At least 136 people were killed across Syrian on Friday — 73 civilians, 38 soldiers and 25 rebel fighters – the Syrian Observatory for Human Rights said on Saturday.
Fighting for control of a fortress-like position in Aleppo raged on Saturday, as Russia tried to revive a divisive accord on ending the bloodshed that calls for a government of unity in Syria.
As peace envoy Lakhdar Brahimi prepared to visit Damascus in a new bid to end the bloodshed, the violence persisted across Syria with the army claiming a victory against rebels in the northern city of Aleppo.
Troops backed by tanks and helicopters pushed back rebels from the base in Aleppo’s Hanano district after a 20-hour battle with opposition forces who had managed to seize part of the compound on Friday, sources said.
“There are a lot of victims on both sides,” a witness told AFP.
A military official said soldiers destroyed six armoured vehicles the rebels were using to transport arms seized from the barracks — a compound that serves mainly as a weapons depot and as a recruitment centre.
“The rebels had thrown themselves whole-heartedly into this offensive because they desperately need weapons,” the official told AFP.
Badly outgunned members of the Free Syrian Army had taken part in the offensive, a rebel commander who identified himself as Abu Omar told AFP on Friday.
The goal was to liberate Hanano, cut off strategic supply lines and put a stop to shelling that has caused high civilian casualties in Aleppo.
FSA media coordinator Abdullah Yasser said the assault aimed to take down one of three main positions the army uses to shell rebels concentrated in the city’s east.
“Hanano is one of the main places from which they are shooting, so taking it over could be a turning point for us,” he told AFP.
On Friday alone at least 18 soldiers and four rebels were killed in the battle for control of Hanano base, the Syrian Observatory for Human Rights said.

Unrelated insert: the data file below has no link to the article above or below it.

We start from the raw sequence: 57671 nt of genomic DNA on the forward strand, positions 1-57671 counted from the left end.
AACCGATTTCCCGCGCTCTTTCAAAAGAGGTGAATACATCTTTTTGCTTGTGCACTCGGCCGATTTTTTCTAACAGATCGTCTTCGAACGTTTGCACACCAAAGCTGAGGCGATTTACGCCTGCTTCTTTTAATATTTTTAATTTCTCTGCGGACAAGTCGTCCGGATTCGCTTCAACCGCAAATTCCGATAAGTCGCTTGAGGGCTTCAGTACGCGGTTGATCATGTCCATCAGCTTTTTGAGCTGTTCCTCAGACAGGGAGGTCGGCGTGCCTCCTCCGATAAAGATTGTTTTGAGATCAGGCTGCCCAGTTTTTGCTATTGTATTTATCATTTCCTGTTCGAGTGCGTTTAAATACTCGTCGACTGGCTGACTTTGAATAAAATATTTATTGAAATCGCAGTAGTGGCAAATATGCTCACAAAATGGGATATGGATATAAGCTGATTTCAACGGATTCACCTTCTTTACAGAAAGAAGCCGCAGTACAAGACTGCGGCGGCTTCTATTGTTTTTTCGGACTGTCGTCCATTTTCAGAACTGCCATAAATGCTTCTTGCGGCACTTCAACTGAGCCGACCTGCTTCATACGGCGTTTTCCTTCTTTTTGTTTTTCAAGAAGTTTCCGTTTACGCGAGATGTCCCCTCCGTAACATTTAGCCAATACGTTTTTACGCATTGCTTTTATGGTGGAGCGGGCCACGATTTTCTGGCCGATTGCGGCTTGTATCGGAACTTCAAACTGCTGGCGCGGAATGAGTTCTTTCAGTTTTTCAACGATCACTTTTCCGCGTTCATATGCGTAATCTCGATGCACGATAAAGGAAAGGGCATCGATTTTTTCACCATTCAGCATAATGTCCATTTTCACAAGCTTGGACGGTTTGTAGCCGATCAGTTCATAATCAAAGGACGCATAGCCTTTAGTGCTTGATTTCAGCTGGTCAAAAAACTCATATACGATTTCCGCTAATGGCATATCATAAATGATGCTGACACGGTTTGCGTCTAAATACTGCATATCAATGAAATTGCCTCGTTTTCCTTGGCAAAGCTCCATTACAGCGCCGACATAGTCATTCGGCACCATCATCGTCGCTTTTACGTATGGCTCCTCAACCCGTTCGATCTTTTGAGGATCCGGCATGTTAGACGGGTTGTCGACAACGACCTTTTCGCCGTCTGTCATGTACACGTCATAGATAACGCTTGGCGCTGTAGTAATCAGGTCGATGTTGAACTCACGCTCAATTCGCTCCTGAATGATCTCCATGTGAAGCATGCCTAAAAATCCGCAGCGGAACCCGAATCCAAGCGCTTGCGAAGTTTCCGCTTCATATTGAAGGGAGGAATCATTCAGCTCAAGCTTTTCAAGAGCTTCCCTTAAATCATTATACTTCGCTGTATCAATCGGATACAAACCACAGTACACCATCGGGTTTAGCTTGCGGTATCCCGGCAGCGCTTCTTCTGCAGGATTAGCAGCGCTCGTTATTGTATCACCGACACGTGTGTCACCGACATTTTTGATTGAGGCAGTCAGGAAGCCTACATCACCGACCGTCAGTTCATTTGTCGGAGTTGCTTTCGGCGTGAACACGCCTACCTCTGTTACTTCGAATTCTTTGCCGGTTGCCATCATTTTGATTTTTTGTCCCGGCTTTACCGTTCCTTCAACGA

In all at least 136 people were killed across Syrian on Friday — 73 civilians, 38 soldiers and 25 rebel fighters — the Britain-based watchdog said.
It also reported shelling on areas of Damascus, in the southern province of Daraa in the south, and clashes around a military airport in Albu Kamal in the east.
The fighting also spilled over the border into Iraq early on Saturday, when mortars crashed into the border town of Al-Qaim which lies across from Albu Kamal.
Iraqi army Captain Ali Juwayir said two of the rounds hit two homes in the town killing a four-year-old girl and wounding four people.
On the political front Russia said Saturday it would ask the UN Security Council to endorse a plan to end the raging violence in Syria, but the United States insisted any resolution had to carry teeth.
Russia has been the main diplomatic and military supporter of Syria’s embattled President Bashar al-Assad and has angered Western nations by vetoing along with China three attempts at the Security Council to exert more pressure.
“There is a plan to hold a special meeting of the UN Security Council with the participation of ministers on the Syrian issue,” Russian Foreign Minister Sergei Lavrov said talks with US Secretary of State Hillary Clinton in Vladivostok.
“We stressed in a meeting with the US Secretary of State that Russia will push for the Security Council’s approval of the Geneva communique.”
But Clinton said she was open to another attempt at the Security Council based on the Geneva plan but insisted on a resolution to carry consequences if Assad did not comply, a senior US official said.
She told Lavrov that “in the context of the escalating violence, we have got to do more, if we can, in the Security Council to send a strong message”, the official quoted her as saying.
On June 30, world powers agreed on a plan calling for all sides in Syria to implement a ceasefire and then to form a transitional government and review the constitution.
But the plan did not make an explicit call for Assad to quit — a demand championned by the United States, Britain, France and Arab states including Saudi Arabia and Qatar.
Brahimi, who heads to Cairo for talks with Arab League leaders on Sunday, has said it is up to the Syrians to decide the future — echoing the position of his predecessor Kofi Annan.
Brahimi is working on “the final details of a plan to visit Damascus,” soon, his spokesman Ahmad Fawzi told AFP.
According to UN diplomats, Brahimi has been seeking guarantees that he will get a proper meeting with Assad before going.
Meanwhile, European Union foreign ministers meeting in Cyprus agreed on a “consensus” to beef up sanctions against the Syrian regime, Cypriot Foreign Minister Erato Kozakou-Marcoullis said on Saturday.
On Friday, Brussels announced an extra 50 million euros ($63 million) for civilians trapped in the conflict, while the United Nations almost doubled its humanitarian appeal for Syria to $347 million.
The UN says about 20,000 people have died in the conflict which erupted in mid-March 2011. The Observatory says more than 26,000 have been killed — the vast majority civilians.